Nightcrawler review

Have I got grue for you...

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'Network meets Taxi Driver ' might have been the pitch for Dan Gilroy’s debut feature, a ghoulish satire that trawls the dark corners and neon-soaked streets of LA.

Gaunt and bug-eyed, Jake Gyllenhaal excels as Lou Bloom, a lost soul who stumbles across a bloody road accident and stands transfixed as a TV news crew feeds off the carnage. After getting hold of a digital camera and a police scanner, Lou goes into business, prowling the city at witching hour and selling his crime footage to cutthroat producer Nina (Rene Russo). If it bleeds, it leads, and the needle of Lou’s moral compass doesn’t so much as twitch when he begins to manipulate crime scenes to enable ever-more-vivid footage.

Our obsession with crime, the media’s peddling of fear and news-as-ratings-hungry- entertainment are hardly fresh themes, and Gilroy (younger brother of Tony) aims them at the viewer with heavy intensity. But what Nightcrawler lacks in subtlety it makes up for in mood, the LA skyline forever twinkling in the distance (it is to Lou what the green light is to Jay Gatsby) as ace DoP Robert Elswit paints the edges of the city in murk and sodium.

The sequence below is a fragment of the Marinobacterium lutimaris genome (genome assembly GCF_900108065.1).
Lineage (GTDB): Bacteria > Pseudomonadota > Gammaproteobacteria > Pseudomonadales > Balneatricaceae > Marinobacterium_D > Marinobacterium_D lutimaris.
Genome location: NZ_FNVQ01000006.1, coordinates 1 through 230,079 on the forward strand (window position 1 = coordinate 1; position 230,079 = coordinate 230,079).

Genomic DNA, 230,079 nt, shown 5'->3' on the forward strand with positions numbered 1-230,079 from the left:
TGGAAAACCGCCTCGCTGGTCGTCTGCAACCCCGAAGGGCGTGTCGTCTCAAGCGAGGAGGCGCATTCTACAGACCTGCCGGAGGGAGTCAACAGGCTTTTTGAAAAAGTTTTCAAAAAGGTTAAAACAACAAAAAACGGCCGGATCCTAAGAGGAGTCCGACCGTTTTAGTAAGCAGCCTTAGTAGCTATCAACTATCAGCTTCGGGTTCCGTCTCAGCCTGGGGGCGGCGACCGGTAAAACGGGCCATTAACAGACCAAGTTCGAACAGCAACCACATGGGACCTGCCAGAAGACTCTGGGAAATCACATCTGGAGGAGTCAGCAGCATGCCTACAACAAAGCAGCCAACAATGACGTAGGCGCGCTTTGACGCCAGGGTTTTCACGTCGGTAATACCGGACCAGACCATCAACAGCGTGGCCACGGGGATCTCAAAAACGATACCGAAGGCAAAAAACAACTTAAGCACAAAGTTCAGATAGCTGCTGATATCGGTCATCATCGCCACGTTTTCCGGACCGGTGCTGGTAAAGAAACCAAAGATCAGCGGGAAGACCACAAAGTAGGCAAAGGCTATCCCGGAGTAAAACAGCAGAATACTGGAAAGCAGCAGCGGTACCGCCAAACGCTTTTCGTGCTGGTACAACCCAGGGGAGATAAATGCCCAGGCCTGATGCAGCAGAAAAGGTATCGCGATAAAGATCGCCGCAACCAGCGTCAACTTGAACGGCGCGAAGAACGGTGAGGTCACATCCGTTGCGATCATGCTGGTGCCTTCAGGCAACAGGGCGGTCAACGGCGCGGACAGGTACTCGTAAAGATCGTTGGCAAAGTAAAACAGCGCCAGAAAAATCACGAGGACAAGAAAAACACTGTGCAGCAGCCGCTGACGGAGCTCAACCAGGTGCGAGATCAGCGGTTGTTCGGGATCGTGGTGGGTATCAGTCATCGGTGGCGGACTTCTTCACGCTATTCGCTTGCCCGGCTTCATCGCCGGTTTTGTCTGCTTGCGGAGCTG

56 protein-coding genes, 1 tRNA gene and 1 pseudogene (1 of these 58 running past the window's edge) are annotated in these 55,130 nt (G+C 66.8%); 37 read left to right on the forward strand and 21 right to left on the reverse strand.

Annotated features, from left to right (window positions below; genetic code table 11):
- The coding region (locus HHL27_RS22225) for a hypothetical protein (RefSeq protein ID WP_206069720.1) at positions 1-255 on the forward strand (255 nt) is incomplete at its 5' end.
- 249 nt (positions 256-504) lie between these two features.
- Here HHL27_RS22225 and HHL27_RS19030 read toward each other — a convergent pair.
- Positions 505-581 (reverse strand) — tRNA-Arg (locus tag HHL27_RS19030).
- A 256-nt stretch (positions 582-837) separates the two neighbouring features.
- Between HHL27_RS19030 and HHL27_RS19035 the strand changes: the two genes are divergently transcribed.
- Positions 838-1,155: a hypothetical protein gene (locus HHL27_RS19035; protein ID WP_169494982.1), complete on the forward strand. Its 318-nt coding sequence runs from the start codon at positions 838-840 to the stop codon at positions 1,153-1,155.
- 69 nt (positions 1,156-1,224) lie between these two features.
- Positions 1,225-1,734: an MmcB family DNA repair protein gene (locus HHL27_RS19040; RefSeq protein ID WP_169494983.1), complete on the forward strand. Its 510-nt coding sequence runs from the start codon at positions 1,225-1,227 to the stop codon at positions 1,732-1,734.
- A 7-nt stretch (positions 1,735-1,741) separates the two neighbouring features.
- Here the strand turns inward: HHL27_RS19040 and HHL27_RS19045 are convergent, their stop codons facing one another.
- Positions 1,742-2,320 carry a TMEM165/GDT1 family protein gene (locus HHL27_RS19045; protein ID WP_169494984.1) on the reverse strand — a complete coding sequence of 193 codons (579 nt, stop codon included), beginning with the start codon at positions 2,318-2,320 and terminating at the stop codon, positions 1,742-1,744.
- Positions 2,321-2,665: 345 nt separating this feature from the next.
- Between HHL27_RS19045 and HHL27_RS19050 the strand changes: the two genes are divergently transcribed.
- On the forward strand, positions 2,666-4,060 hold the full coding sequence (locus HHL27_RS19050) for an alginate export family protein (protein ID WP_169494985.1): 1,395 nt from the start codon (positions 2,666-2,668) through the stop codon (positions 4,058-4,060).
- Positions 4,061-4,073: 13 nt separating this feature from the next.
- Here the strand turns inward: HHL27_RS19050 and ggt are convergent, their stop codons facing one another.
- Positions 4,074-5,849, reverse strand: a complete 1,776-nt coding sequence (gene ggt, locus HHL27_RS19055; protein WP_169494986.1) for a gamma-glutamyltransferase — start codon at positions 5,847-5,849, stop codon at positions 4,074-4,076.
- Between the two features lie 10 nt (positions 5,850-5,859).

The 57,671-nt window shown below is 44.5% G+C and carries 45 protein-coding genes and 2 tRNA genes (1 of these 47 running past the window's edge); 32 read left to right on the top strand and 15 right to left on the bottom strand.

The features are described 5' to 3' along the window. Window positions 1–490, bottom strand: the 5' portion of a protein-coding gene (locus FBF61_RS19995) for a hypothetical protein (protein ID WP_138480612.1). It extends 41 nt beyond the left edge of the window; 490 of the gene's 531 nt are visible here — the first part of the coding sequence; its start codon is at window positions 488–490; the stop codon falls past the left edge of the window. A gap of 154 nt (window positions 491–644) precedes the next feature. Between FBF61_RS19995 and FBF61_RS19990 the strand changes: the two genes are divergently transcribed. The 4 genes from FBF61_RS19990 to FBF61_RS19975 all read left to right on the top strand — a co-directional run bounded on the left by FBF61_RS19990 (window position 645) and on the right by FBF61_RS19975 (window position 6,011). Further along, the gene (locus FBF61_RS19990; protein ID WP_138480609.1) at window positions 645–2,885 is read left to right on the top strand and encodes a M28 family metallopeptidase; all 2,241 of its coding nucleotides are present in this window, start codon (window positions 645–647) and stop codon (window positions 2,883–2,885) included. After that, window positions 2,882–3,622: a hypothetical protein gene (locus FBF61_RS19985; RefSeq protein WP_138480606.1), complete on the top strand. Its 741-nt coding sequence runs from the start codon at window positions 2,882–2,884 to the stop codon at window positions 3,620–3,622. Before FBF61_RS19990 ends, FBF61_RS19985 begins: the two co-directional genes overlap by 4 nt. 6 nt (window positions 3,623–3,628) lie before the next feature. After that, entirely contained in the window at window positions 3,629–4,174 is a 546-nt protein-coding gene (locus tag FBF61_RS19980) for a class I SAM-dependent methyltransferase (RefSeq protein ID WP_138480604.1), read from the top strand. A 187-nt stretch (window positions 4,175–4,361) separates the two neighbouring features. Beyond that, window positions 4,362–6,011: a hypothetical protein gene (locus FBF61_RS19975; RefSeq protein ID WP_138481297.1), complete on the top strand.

Gyllenhaal is ably supported by Riz Ahmed as his hired assistant, Bill Paxton as the head of a rival news crew and Russo in her best role since The Thomas Crown Affair , but this is Jake’s gig. Sustained by blood and crookedly perky in a manner that recalls The King Of Comedy ’s sociopath Rupert Pupkin, Gyllenhaal’s Lou is a chilling, mesmerising creation, none more so than when he gazes at the studio backdrop of the LA skyline and murmurs, lullaby-like, “On TV it looks so real.”

Switch off that television and head out to the cinema: Gyllenhaal is sensational headlining a pitch-black satire with its finger on the pulse.

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Editor-at-Large, Total Film

Jamie Graham is the Editor-at-Large of Total Film magazine. You'll likely find them around these parts reviewing the biggest films on the planet and speaking to some of the biggest stars in the business – that's just what Jamie does. Jamie has also written for outlets like SFX and the Sunday Times Culture, and appeared on podcasts exploring the wondrous worlds of occult and horror.